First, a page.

Fact: The LSAT is Extremely Difficult
Each year over 100,000 people take the LSAT but only about 30 achieve a perfect score of 180. Or, to look at it another way, if you have a 180 and are in a room of 10,000 test takers, you have one of the three highest scores. But on many LSATs, you can miss up to three questions to achieve that “perfect” score, meaning there’s plenty of room for error.
The situation is also the same at lower scores. For example, to get a 170 (97% percentile), on many LSATs you must correctly answer around 89 out of 101 questions. In other words, you can miss 12 questions, and still be above 97% of testers. The conclusion you can draw from these numbers is that the LSAT is a very, very difficult exam.
But there is good news here because in difficulty lies opportunity! The LSAT is a learnable test, and you can improve your performance by studying and preparing properly. Why is that? Because this is a standardized test, and you can learn about the standards and protocols used in the making of the test. The LSAT will always be difficult, but you can improve and you don’t have to be anywhere near perfect to do very well.
Fiction: There’s a Limit on the Number of Times You Can Take the LSAT
While there used to be a limit of taking the LSAT of three times in any two-year period, that limitation has been lifted, and there is now no restriction on how many times you can take the test!
Because law schools focus on your high score (more on that below), this means you can overcome a low score by retaking the test and improving on your performance. So if you have a bad day, you can erase that memory with a better performance later on.
Fact: Not Every Test is Released
While many LSATs are released to the general public after being administered, some are not. These non-released tests are known as nondisclosed LSATs, and aside from your score you receive no information about the test.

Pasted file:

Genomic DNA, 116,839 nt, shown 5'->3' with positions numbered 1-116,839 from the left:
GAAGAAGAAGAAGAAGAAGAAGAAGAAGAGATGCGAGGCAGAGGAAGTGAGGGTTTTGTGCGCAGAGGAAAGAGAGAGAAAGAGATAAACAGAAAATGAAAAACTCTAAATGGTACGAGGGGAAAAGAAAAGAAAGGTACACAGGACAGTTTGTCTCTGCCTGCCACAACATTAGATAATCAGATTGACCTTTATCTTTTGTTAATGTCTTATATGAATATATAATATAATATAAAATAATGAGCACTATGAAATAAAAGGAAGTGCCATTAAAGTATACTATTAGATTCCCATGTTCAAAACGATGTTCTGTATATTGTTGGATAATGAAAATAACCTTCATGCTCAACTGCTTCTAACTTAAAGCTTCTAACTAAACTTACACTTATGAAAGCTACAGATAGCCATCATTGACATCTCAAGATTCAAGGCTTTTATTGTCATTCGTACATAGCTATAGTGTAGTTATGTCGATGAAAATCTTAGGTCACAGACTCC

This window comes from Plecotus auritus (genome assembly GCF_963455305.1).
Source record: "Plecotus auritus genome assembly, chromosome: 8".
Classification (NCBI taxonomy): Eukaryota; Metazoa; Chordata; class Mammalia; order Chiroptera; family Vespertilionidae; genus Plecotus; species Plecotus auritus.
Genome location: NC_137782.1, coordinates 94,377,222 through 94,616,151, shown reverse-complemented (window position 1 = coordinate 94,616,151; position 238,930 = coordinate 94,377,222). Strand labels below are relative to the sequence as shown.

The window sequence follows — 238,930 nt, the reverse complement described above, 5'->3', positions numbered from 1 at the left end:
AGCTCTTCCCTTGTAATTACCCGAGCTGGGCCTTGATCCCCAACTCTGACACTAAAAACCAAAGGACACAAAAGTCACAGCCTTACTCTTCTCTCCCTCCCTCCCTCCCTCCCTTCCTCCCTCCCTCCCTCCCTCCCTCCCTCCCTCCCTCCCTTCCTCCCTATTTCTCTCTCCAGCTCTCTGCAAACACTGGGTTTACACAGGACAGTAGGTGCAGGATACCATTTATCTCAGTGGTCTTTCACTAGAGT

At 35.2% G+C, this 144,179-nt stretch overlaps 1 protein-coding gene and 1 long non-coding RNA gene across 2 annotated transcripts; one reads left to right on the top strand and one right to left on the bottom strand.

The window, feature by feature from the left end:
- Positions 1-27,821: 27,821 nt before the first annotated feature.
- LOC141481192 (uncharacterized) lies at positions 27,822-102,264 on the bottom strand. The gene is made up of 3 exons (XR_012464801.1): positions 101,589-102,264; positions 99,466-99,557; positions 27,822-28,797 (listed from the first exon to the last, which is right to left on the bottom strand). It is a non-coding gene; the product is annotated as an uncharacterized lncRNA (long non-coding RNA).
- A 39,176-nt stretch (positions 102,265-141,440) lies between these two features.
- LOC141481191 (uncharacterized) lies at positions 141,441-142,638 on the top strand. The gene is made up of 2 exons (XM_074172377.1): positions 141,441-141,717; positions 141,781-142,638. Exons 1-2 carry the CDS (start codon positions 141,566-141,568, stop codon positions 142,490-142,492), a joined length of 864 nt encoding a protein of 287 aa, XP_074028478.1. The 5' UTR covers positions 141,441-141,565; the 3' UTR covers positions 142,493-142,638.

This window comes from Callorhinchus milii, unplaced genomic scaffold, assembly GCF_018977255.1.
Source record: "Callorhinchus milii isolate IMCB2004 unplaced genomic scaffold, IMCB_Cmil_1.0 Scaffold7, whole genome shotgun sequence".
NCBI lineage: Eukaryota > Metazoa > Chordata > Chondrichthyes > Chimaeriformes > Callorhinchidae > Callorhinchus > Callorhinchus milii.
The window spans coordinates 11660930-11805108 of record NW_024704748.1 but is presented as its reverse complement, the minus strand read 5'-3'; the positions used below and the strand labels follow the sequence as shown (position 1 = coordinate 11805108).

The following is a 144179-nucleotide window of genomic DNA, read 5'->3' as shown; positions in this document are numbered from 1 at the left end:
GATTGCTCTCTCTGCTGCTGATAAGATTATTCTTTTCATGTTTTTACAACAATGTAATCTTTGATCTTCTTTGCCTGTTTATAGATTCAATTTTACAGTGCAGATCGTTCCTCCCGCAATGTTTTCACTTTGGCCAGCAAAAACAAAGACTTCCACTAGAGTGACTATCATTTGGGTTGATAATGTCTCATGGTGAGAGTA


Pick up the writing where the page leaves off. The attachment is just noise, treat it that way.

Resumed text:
Most importantly, you do not receive the test or your answers. Does that matter at all? If you score well, it doesn’t. But if you don’t do as well as hoped, then how will you learn from and improve on the test you just took if:
- You have no idea how you performed on each section.
- You have no idea what kinds of questions you struggled with.
- You can’t study off the test.
- You can’t work through and figure out why you got certain questions wrong.
Because of these negatives, it is generally better to take a disclosed LSAT than a nondisclosed LSAT if possible.
Fiction: The LSAT Tests Legal Concepts
The LSAT is a not a test of legal concepts or cases, but rather a test of the kinds of reasoning skills that students need to excel in law school. So, while the test makers occasionally throw in references to the law or the judicial system, you do not need to have any legal knowledge prior to taking the LSAT.
Fact: Law Schools Only Care About Your Highest Score
One of the most persistent law school admissions myths is the notion that schools consider every LSAT score—or the average score—for individual applicants when assessing their admissions profile. While this used to be true, it is happily no longer the case!
The American Bar Association (ABA) now requires that law schools submit only the highest LSAT score for each candidate, and thus the high score is the only score US News & World Report will use when computing their schools rankings. Thus, the high score is all that matters and all other results are essentially meaningless for reporting purposes. Because of this, any lower scores on your record (before or after your high score was achieved) have no effect.
Questions about the facts of the LSAT? Feel free to reach out to us directly at www.powerscore.com!